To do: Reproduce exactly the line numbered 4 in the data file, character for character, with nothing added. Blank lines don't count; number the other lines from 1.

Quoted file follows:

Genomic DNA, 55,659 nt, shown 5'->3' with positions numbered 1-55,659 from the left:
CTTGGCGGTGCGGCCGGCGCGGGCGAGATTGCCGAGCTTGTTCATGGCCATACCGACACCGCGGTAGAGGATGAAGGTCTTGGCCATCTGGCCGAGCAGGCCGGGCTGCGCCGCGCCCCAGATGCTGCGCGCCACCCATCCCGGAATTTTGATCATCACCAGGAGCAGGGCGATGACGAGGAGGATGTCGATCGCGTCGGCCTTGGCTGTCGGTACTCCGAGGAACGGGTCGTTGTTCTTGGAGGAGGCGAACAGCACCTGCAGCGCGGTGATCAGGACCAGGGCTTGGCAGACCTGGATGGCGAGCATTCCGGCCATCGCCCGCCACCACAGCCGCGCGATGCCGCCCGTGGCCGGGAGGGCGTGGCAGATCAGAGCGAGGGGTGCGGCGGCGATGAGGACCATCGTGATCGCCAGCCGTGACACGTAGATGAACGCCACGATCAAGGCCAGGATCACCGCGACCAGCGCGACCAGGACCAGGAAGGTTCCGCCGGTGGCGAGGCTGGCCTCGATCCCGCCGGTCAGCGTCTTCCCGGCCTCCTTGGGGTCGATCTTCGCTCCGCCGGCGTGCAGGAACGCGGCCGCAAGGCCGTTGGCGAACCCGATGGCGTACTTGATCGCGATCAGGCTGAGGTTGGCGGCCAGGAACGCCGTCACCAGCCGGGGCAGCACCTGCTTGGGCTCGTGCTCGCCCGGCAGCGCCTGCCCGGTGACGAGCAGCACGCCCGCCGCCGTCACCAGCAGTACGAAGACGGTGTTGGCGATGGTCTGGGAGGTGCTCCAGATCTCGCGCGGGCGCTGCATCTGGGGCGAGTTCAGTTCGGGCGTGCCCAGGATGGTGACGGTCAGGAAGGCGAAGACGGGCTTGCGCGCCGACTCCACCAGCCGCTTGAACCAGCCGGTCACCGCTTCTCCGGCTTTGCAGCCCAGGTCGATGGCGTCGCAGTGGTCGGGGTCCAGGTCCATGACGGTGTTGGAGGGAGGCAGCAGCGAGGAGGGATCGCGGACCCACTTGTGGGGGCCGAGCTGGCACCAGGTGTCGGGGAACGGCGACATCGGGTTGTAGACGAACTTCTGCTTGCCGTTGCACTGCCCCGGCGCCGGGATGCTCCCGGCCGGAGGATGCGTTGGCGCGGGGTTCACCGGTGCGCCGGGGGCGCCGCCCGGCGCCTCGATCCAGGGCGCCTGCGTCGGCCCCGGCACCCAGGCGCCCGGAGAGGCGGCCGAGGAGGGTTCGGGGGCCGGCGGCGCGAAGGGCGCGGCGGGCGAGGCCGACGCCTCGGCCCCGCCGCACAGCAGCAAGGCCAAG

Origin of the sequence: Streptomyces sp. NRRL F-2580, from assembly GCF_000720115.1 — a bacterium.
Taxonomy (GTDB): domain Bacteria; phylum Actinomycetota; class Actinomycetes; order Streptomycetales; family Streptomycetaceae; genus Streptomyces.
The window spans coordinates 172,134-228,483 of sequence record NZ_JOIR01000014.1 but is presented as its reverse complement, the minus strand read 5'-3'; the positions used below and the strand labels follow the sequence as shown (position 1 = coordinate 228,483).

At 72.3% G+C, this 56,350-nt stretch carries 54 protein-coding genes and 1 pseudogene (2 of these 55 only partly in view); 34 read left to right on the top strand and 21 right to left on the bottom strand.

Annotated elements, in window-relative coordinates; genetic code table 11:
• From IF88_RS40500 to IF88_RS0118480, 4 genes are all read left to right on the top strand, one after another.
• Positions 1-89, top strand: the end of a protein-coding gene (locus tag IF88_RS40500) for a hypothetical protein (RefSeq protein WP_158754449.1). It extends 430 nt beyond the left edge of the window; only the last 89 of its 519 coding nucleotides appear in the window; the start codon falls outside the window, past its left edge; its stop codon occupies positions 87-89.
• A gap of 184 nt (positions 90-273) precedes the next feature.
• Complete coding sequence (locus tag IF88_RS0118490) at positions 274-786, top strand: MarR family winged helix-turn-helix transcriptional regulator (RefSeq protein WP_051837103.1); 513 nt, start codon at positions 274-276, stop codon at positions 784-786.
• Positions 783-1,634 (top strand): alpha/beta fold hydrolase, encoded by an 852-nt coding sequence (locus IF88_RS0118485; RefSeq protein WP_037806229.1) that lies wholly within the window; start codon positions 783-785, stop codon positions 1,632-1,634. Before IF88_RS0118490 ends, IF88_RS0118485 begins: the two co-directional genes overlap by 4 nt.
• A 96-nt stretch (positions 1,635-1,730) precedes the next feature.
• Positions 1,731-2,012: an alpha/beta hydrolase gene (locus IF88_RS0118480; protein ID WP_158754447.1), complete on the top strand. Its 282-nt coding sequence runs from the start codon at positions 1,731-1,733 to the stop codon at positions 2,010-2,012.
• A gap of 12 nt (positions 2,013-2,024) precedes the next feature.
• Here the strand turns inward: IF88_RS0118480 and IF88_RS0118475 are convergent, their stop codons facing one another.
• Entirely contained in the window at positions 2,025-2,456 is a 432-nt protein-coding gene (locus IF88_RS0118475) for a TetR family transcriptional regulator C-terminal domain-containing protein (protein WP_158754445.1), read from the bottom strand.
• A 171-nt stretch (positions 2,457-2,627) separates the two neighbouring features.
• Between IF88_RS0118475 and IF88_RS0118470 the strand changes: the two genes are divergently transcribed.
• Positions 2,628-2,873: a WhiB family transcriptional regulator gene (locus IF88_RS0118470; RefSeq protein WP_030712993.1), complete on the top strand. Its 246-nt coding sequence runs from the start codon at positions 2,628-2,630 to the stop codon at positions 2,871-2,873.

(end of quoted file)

Taxonomy (GTDB): domain Bacteria; phylum Actinomycetota; class Actinomycetes; order Streptomycetales; family Streptomycetaceae; genus Streptomyces.